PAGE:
Adetomiwa: The Reflections of a Summer Intern
This summer we had the opportunity to work with two interns that helped continue development and pilot testing of the Digital LinCS platform. One intern, Brittany Wiafe, is a Morehead Scholar at UNC and extended her time with us for the remainder of her academic year! The other, Adetomiwa hopped a flight back to Brooklyn, but he left us with a thoughtful reflection on his experience working on Digital LinCS and HIV in Durham this summer:
For a young professional, summers mean the opportunity to tread into exciting new spaces. As a new experience this summer, I’ve had the chance to explore public health through interning with the Digital LinCS team. These past few months of research and collaboration have quickly opened my mind to the work of improving lives.
When I learned that I would be working on an HIV-related “novel digital tool,” I both had absolutely no idea what that meant and didn’t know what to expect. But I soon learned that Digital LinCS—a website platform created by my mentor, Dr. Allison Mathews and her business partners, Marcus Hawley and Alexandria Anderson—is a creative new way to link people to HIV care. My job was to pilot test the software and get feedback from important people in the linkage to care process.
Working with Community Expert Solutions to pilot test Digital LinCS has grown me in more ways than I can count. Firstly, because my project revolved around user feedback, I was able to spend my summer doing hands-on work talking with people in the community. Durham, North Carolina proved an insightful place to gain a better understanding of combating HIV/AIDS in a local area. From serious conversations about the disease to the often hilarious talks surrounding safe sex, I was able to engage people and cooperate with them to improve their health.
Even beyond the community work, Digital LinCS exposed me to the collaborative side of public health. Like the awesome mentor she is, Dr. Mathews did not equate her interns to background props but rather wanted us to attend business meetings and even expected our input. Due to this I was able to be a part of conversations with the county health department, hospital clinic directors, investors, and more. These meetings let me practice talking about my project with important stakeholders, more than preparing me for the weighty presentations I later gave at the University of North Carolina-Chapel Hill, the Centers for Disease Control and Prevention, and Morehouse College.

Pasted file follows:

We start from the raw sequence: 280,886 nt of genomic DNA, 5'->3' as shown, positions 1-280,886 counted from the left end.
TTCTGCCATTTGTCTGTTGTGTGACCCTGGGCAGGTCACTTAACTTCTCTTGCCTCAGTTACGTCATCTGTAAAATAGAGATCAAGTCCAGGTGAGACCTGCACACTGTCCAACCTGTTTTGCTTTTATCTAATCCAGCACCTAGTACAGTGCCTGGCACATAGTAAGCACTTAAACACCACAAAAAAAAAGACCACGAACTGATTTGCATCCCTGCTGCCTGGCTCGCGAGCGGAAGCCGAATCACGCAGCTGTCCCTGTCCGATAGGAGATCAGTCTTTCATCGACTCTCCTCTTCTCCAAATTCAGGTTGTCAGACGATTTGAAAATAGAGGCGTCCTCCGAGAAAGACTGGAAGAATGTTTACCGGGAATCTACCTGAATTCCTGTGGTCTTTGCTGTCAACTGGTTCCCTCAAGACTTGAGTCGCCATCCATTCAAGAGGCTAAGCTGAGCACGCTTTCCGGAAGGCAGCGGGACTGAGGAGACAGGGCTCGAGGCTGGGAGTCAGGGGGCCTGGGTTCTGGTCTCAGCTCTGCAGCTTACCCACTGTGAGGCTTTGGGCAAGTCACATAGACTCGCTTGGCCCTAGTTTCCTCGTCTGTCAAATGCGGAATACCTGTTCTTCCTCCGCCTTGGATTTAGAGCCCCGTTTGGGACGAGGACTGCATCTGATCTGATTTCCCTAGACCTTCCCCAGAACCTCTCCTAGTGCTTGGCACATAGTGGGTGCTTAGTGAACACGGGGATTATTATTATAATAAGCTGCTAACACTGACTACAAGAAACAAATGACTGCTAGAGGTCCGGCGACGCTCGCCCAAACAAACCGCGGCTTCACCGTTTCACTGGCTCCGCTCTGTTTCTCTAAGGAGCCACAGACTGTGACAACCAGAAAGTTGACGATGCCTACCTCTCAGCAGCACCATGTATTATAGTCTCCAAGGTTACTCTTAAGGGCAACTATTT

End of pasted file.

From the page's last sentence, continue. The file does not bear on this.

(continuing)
Here are my three main takeaways from the summer. First, improving lives requires collaboration. No one entity has all the knowledge or resources to make the largest possible impact—many more lives can be changed if we all work together. Secondly, the communities in which we work are not just dropping grounds for our ideas and interventions, but rather a source of immense insight. Talking, but more importantly, listening, is the only way public health professionals can understand what communities truly need. Lastly, but certainly not least, solving complex problems often involves creativity and the initiative to bring new ideas into fruition. Digital LinCS fully embodies that goal, and hopefully it’s rubbed off a little on me too so I can begin to embody it as well.
Thanks again for your work, insight and diligence to the Digital LinCS team, Adetomiwa. Much success for your future, it’s bright!
Co-founder and Chief Strategy Officer